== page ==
Christians hold mining companies to account at their AGMs

Date of publication: 
26 April 2010

London Mining Network member groups — including Christian ethical investment watchdogs, such as the Ecumenical Council for Corporate Responsibility (ECCR) – were well represented at last week’s London AGMs of mining giants Rio Tinto and Anglo-American. At the Rio Tinto AGM on 15 April, they were able to raise a number of concerns, from the health impacts of uranium mining in Namibia to indigenous rights undermined in many Rio Tinto mining projects. Geoff Nettleton of Philippine Indigenous Peoples’ Links welcomed the statement in the Rio Tinto report that the company operates in accordance with the United Nations Declaration on the Rights of Indigenous Peoples, but pointed out that it is not true. He urged the company to work with Indigenous organisations, like the UN Permanent Forum on Indigenous Issues, to arrange independent monitoring.

Richard Solly, a Christian activist on mining and Co-ordinator of the London Mining Network, commented after the Rio Tinto AGM that the future set out by Rio Tinto’s Chief Executive in his presentation and in his answers to questions was “the stuff of nightmares”. Rio Tinto’s Tom Albanese believes that many new mines that will be necessary over the coming years in order to keep pace with minerals demand. “This suggests a future in which more and more of the planet’s surface is scarred by this highly destructive activity” said Solly, “with consequent impacts on water quality and food production; and, in the case of Rio Tinto, with predictable impacts on human rights, rural and coastal livelihoods, traditional cultures and indigenous control of land”. He also felt that Rio Tinto’s enthusiasm for the development of robotics in mining means than fewer local people would be given employment. Albanese also spoke of the company’s desire to increase uranium production, with, says Solly “no mention of the legacy of deadly radioactive pollution which will be left for thousands of generations to come”.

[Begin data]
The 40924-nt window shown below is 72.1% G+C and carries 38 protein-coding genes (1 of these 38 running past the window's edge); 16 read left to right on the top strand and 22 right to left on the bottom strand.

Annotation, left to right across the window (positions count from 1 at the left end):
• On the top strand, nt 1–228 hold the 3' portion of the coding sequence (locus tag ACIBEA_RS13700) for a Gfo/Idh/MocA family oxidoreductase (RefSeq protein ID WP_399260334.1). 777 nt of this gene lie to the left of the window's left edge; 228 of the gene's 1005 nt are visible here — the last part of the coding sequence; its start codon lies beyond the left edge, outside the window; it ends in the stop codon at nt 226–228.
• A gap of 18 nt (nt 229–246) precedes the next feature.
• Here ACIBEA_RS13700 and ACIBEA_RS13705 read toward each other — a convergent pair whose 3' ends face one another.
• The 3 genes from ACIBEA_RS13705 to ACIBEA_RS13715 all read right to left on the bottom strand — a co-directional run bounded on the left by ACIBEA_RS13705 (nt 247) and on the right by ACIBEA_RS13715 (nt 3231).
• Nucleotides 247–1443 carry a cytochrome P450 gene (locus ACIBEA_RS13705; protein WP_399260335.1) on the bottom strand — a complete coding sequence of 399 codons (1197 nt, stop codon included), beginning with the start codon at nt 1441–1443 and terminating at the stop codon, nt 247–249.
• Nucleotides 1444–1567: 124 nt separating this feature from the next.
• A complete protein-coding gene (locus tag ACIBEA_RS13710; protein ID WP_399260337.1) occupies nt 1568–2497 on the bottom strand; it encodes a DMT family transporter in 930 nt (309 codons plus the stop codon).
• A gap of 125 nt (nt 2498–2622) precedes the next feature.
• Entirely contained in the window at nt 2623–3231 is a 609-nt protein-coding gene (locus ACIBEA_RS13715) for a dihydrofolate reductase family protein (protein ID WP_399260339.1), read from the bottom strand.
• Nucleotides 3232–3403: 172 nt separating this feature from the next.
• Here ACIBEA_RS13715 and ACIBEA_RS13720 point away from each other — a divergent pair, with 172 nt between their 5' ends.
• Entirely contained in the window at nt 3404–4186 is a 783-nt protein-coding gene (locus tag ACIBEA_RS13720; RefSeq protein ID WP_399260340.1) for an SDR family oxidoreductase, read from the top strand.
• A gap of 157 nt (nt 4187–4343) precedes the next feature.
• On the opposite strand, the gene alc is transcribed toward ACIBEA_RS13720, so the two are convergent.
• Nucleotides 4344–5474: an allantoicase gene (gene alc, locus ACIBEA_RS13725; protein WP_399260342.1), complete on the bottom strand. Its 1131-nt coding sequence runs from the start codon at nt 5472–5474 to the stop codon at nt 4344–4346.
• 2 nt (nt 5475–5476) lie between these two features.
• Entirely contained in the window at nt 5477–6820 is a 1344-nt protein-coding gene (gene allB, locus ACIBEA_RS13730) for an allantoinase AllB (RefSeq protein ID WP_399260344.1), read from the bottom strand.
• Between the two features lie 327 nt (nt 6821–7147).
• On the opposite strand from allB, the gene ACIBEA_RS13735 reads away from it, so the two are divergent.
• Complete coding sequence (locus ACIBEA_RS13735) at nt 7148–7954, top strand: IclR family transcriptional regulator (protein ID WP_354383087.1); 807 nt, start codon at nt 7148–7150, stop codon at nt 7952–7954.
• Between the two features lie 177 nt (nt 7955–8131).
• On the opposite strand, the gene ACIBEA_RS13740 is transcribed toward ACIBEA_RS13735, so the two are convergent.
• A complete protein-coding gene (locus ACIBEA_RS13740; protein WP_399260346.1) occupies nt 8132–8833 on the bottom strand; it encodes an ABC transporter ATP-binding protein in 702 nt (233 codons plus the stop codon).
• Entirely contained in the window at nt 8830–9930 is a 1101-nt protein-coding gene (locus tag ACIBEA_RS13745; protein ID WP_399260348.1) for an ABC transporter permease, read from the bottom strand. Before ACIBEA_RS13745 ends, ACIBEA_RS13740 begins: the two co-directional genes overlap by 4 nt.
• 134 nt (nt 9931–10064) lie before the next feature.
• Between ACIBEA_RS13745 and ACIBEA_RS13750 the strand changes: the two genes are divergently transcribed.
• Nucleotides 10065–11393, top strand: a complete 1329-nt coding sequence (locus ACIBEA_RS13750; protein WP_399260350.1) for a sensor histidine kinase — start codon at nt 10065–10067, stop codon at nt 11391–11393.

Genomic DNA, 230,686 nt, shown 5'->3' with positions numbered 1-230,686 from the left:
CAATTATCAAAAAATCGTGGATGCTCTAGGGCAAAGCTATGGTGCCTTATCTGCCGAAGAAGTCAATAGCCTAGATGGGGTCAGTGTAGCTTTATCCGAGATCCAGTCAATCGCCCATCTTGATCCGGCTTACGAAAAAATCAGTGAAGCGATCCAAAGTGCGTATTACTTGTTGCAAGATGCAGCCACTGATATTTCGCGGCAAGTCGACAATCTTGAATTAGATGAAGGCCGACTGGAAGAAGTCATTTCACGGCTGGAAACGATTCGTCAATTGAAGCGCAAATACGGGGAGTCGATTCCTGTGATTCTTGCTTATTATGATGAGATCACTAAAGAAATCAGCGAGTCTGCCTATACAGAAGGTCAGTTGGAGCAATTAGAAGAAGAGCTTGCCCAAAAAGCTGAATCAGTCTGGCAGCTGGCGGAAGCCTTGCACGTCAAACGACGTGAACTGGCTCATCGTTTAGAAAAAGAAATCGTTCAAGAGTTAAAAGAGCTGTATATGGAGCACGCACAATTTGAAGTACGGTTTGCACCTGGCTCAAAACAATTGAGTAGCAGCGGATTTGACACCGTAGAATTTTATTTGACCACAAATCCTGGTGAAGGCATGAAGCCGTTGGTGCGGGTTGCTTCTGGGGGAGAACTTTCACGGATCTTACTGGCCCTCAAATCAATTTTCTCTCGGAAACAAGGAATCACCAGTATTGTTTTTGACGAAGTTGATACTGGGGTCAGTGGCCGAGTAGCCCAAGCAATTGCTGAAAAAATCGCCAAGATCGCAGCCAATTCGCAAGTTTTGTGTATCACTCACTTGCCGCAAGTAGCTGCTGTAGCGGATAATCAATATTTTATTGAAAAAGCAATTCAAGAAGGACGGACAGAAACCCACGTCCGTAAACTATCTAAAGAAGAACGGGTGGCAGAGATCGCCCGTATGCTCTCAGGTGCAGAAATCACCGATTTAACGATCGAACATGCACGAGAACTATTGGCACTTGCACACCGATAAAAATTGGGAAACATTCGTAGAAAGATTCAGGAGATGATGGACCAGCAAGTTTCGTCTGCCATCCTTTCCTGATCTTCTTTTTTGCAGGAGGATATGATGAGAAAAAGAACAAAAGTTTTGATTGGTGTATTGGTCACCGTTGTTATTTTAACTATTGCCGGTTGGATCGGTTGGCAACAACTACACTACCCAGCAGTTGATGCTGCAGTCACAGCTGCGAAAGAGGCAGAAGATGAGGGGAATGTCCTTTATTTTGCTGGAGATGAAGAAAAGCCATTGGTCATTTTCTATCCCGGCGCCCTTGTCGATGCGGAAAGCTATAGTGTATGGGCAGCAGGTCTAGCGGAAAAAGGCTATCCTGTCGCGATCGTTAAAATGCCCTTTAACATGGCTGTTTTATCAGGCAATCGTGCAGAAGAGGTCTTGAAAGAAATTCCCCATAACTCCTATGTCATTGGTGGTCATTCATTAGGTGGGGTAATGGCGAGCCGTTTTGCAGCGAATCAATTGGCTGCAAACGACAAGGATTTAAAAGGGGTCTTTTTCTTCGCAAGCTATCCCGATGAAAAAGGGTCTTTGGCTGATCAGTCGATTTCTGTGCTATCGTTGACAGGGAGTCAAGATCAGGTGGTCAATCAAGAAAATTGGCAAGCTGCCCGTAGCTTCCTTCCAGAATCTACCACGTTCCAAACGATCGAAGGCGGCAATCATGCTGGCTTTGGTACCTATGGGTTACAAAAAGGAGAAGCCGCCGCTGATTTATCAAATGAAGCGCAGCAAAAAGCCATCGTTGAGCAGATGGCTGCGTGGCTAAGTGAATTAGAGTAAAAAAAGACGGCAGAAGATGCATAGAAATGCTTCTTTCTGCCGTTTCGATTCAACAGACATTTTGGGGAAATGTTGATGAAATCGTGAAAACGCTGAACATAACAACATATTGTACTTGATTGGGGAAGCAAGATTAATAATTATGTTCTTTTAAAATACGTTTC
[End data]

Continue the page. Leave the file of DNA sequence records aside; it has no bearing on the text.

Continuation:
Anglo American was challenged at its 22 April AGM on a range of issues including a legacy of sickness among former miners in South Africa, evictions of communities by subsidiary Anglo Platinum in South Africa and part-owned Cerrejon Coal in Colombia, exploration activities in the Philippines, proposals for a massive copper-gold mine in Alaska, executive pay, and corporate governance.

Fr Frank Nally of the Columban Fathers Solidarity Desk and member of the London Mining Network, stood alongside Alpheos Blom, a 48-year-old South African who worked at Anglo’s President Steyn mine in the Free State for 17 years from 1984 to 2001. “I loaded freshly blasted rocks onto a machine and drove them through the mines” he said, “and now I have a very serious form of silicosis called Massive Fibrosis; I have also contracted TB because of this and I developed this disease because of breathing too much dust from the mine”. He complained that although the mining industry knew that thousands of miners were contracting silicosis each year the black workers had not been given masks or on-site showering facilities to reduce the amount of dust inhaled. He told the AGM that, “as a result of my bad health I am unable to work and yet I have received no help from Anglo American South Africa, a company you own and for which I worked for 17 years”.

Most of the world’s biggest mining companies are listed on the London Stock Exchange, and on its Alternative Investment Market (AIM). London is the world’s biggest centre for investment in the minerals industry: British high street and investment banks, pension funds and insurance companies invest hundreds of millions of pounds a year in scores of mining projects across the globe, connecting working people’s earnings in Britain with the fate of mining-affected communities elsewhere. Mining is one of the most polluting industries in the world, has a disproportionately negative impact on land-based communities, especially Indigenous Peoples, and is frequently associated with forced evictions, militarisation, conflict and human rights abuses.